Business Standard

Can smart cities grow food the smart way

As citizens residing in megacities, we are no longer connected with farming. This does not have to be so.

Saahil Parekh 

Can smart cities grow food the smart way

Did you know that a farmer growing cauliflower goes through an immense ordeal to ensure that his produce is white in colour, despite the fact that cauliflower heads naturally turn yellow as the plant matures in the sun? A cauliflower with a yellow head tastes the same and has, in fact, more nutrients than the white one. In the case that the farmer’s efforts don’t yield results, he resorts to the last, and a very harmful, way out. He dips the produce in bleach to make it white just before shipping it out to the marketplace. All of this because unaware urban citizens have come to believe that a healthy cauliflower should be blemish-free and white in colour. 

As citizens residing in megacities, we are no longer connected with farming. We no longer care about where our fruits and vegetables are coming from, understanding how to identify the good ones from the bad, and their nutrition value. It is an irony that we check for energy and nutrition charts on manufactured foods that we pick off the shelves or burger meals that we order at the counters of fast-food restaurants, but hardly give any thought to the salubriousness of the vegetables we buy at the sabji mandi. Our only criterion is how cheap, and the presence of pesticides or other harmful chemicals doesn’t even play on our minds.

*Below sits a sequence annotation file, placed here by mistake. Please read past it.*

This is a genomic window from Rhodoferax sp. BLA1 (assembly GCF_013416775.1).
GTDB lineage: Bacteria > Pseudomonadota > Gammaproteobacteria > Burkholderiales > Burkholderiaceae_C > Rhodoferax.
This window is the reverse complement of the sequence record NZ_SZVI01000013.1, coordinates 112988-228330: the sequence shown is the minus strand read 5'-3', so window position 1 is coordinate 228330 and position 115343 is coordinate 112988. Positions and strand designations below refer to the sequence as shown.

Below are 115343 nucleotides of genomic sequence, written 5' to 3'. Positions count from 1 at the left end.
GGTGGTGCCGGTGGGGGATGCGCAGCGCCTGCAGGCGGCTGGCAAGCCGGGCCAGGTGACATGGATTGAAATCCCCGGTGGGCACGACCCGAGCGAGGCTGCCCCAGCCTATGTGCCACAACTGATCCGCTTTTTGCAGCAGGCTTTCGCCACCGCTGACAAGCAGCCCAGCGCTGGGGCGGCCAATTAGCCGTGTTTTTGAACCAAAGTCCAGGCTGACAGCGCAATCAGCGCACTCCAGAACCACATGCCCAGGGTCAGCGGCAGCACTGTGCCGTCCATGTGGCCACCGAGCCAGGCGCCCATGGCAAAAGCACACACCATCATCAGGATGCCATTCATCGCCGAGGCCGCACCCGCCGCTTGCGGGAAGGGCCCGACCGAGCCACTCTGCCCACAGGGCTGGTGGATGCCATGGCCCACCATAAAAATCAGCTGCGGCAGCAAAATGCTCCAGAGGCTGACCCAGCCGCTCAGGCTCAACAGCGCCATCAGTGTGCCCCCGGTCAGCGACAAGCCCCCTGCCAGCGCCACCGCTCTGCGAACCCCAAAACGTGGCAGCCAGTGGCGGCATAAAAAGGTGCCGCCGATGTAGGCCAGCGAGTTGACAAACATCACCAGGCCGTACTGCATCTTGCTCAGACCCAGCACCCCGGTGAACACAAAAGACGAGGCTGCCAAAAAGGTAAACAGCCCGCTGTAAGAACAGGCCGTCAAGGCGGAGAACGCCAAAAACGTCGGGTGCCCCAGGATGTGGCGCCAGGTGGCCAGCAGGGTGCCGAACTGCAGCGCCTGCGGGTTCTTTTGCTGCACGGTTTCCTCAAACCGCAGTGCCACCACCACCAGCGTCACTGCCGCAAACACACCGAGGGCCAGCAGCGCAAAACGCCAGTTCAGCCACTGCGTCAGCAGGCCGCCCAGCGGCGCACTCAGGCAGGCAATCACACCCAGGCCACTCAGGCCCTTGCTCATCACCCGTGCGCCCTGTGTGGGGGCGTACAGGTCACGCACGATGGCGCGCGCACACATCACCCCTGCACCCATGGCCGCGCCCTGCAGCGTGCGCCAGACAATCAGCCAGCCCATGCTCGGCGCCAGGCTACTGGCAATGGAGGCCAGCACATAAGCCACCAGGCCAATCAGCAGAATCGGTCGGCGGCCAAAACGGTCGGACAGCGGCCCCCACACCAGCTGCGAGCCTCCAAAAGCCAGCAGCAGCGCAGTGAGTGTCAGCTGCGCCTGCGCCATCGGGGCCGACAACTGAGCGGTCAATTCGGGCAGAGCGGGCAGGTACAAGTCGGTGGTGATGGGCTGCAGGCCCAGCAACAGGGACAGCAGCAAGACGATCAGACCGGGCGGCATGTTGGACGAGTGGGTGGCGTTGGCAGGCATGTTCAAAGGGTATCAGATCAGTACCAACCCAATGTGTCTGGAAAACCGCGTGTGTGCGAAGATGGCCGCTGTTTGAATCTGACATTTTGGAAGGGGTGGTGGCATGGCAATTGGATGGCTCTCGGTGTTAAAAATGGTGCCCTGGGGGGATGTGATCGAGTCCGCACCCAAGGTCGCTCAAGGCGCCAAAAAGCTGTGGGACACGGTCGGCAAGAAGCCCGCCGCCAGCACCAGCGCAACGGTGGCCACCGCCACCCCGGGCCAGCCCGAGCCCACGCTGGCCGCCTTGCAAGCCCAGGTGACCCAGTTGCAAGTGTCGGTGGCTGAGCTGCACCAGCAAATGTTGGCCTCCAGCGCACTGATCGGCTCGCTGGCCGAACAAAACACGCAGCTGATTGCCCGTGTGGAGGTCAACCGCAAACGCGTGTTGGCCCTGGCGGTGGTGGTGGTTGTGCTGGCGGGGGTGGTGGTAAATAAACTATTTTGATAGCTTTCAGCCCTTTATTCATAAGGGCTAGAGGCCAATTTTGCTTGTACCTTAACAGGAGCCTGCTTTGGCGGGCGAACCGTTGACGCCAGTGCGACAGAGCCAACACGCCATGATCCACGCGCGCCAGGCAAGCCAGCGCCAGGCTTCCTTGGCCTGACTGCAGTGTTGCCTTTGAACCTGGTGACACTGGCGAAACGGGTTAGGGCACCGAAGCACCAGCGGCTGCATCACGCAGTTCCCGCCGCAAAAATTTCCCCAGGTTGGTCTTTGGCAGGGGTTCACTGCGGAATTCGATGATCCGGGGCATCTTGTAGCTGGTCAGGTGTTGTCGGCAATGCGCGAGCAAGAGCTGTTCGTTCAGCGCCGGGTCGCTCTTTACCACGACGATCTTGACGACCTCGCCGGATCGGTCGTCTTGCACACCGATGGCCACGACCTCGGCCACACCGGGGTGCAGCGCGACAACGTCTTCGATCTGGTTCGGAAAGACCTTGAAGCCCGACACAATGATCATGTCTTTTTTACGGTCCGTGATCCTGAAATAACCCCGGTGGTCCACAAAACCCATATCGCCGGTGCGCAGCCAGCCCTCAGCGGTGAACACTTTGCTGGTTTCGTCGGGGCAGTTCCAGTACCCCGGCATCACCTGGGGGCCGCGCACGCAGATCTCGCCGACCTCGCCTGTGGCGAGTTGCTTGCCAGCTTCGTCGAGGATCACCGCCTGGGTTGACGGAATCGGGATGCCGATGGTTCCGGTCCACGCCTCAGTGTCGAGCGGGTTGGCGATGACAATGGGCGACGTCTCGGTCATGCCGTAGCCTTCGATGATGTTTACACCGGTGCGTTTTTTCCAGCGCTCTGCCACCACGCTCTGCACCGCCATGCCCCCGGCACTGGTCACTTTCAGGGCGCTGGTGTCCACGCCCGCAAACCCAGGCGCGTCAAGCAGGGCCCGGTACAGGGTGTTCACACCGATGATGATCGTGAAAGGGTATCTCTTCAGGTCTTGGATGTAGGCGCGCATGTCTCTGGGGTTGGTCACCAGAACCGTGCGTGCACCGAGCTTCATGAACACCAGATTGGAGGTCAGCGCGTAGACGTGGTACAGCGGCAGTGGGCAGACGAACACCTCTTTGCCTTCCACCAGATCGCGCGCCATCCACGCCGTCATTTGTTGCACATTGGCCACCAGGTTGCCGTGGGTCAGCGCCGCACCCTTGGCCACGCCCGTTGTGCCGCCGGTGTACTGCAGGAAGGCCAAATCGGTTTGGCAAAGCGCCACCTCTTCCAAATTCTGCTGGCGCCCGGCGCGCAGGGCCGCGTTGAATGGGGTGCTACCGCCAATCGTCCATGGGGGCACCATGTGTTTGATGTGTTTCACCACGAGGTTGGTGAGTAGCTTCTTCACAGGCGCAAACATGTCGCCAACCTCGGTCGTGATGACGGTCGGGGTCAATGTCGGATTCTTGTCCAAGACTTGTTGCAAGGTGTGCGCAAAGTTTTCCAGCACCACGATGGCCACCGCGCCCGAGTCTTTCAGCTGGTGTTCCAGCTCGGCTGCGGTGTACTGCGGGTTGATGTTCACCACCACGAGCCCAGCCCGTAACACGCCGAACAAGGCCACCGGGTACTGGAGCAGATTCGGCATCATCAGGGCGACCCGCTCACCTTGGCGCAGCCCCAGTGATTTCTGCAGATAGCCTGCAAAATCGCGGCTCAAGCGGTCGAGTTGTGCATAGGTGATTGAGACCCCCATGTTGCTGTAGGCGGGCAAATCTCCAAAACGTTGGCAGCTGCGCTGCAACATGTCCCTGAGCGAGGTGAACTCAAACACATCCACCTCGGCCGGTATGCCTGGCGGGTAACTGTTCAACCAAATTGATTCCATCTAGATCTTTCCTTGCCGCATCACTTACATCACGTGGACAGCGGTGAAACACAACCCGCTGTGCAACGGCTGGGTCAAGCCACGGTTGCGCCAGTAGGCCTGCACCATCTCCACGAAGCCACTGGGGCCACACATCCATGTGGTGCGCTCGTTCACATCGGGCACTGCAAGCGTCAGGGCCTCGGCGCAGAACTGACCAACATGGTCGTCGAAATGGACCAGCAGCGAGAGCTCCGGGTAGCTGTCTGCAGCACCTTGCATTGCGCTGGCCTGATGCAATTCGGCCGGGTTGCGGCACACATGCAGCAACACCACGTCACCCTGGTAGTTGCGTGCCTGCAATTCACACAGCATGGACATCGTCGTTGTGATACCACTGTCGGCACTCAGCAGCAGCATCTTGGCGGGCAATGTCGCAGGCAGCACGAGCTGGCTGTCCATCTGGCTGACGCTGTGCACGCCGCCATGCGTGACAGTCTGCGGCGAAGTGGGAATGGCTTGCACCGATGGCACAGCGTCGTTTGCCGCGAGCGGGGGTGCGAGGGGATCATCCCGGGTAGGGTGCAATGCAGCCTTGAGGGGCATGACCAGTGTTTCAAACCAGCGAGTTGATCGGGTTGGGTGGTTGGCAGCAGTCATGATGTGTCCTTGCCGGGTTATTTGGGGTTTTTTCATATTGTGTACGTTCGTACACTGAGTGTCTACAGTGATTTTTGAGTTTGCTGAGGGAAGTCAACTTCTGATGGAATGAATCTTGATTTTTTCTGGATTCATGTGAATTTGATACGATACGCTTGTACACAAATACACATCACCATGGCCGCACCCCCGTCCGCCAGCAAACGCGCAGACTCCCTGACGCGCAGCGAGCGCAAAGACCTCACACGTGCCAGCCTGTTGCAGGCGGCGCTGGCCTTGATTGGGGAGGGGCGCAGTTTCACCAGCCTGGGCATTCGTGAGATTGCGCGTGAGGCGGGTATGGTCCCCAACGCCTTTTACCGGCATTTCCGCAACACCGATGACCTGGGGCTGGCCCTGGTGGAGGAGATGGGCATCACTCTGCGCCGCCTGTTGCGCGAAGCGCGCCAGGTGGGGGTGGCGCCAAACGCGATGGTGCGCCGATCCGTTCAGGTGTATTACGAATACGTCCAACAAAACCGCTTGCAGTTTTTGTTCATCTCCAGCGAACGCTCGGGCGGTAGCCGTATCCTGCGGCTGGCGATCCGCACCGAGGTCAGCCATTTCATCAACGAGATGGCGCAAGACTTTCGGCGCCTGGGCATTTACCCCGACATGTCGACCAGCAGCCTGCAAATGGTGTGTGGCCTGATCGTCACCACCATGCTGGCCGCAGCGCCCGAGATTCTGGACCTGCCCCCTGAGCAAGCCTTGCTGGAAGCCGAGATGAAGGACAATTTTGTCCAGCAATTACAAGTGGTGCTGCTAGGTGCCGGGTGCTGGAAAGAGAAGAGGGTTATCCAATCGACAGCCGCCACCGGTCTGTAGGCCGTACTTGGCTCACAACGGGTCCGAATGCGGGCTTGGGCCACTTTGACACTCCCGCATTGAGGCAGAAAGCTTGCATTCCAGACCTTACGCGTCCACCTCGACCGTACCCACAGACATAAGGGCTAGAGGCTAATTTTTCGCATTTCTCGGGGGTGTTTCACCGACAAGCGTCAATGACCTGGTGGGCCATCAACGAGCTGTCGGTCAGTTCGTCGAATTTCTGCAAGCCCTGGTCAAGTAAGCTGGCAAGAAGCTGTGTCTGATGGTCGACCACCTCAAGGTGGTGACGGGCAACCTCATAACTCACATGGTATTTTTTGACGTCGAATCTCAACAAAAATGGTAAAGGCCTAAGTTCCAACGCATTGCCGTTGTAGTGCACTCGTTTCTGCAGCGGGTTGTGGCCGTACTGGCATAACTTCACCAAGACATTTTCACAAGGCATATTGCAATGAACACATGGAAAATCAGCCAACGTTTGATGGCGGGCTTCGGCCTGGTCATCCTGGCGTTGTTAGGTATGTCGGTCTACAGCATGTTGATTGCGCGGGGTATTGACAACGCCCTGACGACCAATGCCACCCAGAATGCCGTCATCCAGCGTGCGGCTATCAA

Sadly, this story pretty much goes downhill from here. The hyperlocal grocery-delivery start-ups are making it so easy for us to get our vegetables and fruits: doorstep delivery at a time of your convenience, replete with cashbacks and discounts! I wouldn’t be surprised if, 10 years from now, I ask a child “where do potatoes come from?” and she responds “Grofers” or “Spencers.”